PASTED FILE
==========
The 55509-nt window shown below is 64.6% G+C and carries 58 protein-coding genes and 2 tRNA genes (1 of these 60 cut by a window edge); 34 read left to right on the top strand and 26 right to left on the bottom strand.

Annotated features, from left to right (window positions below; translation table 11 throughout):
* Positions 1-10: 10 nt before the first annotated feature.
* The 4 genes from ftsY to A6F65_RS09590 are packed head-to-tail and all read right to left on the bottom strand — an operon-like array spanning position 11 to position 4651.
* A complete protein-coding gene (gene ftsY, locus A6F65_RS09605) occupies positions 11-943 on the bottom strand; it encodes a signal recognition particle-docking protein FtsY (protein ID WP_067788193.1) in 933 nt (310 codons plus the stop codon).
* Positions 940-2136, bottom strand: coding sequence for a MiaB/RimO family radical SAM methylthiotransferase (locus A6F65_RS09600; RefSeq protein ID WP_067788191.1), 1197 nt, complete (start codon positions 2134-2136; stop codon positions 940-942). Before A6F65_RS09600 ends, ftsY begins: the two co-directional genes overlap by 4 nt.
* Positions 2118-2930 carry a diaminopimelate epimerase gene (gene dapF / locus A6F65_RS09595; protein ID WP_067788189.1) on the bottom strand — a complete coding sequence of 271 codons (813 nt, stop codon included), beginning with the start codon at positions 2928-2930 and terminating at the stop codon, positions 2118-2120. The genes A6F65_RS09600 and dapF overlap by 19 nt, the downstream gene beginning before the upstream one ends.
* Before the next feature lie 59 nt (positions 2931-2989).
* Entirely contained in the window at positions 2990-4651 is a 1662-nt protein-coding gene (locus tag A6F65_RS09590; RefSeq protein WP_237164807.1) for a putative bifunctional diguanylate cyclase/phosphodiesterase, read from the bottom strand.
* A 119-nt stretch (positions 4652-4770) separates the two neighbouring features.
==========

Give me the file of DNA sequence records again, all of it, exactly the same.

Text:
The 55509-nt window shown below is 64.6% G+C and carries 58 protein-coding genes and 2 tRNA genes (1 of these 60 cut by a window edge); 34 read left to right on the top strand and 26 right to left on the bottom strand.

Annotated features, from left to right (window positions below; translation table 11 throughout):
* Positions 1-10: 10 nt before the first annotated feature.
* The 4 genes from ftsY to A6F65_RS09590 are packed head-to-tail and all read right to left on the bottom strand — an operon-like array spanning position 11 to position 4651.
* A complete protein-coding gene (gene ftsY, locus A6F65_RS09605) occupies positions 11-943 on the bottom strand; it encodes a signal recognition particle-docking protein FtsY (protein ID WP_067788193.1) in 933 nt (310 codons plus the stop codon).
* Positions 940-2136, bottom strand: coding sequence for a MiaB/RimO family radical SAM methylthiotransferase (locus A6F65_RS09600; RefSeq protein ID WP_067788191.1), 1197 nt, complete (start codon positions 2134-2136; stop codon positions 940-942). Before A6F65_RS09600 ends, ftsY begins: the two co-directional genes overlap by 4 nt.
* Positions 2118-2930 carry a diaminopimelate epimerase gene (gene dapF / locus A6F65_RS09595; protein ID WP_067788189.1) on the bottom strand — a complete coding sequence of 271 codons (813 nt, stop codon included), beginning with the start codon at positions 2928-2930 and terminating at the stop codon, positions 2118-2120. The genes A6F65_RS09600 and dapF overlap by 19 nt, the downstream gene beginning before the upstream one ends.
* Before the next feature lie 59 nt (positions 2931-2989).
* Entirely contained in the window at positions 2990-4651 is a 1662-nt protein-coding gene (locus tag A6F65_RS09590; RefSeq protein WP_237164807.1) for a putative bifunctional diguanylate cyclase/phosphodiesterase, read from the bottom strand.
* A 119-nt stretch (positions 4652-4770) separates the two neighbouring features.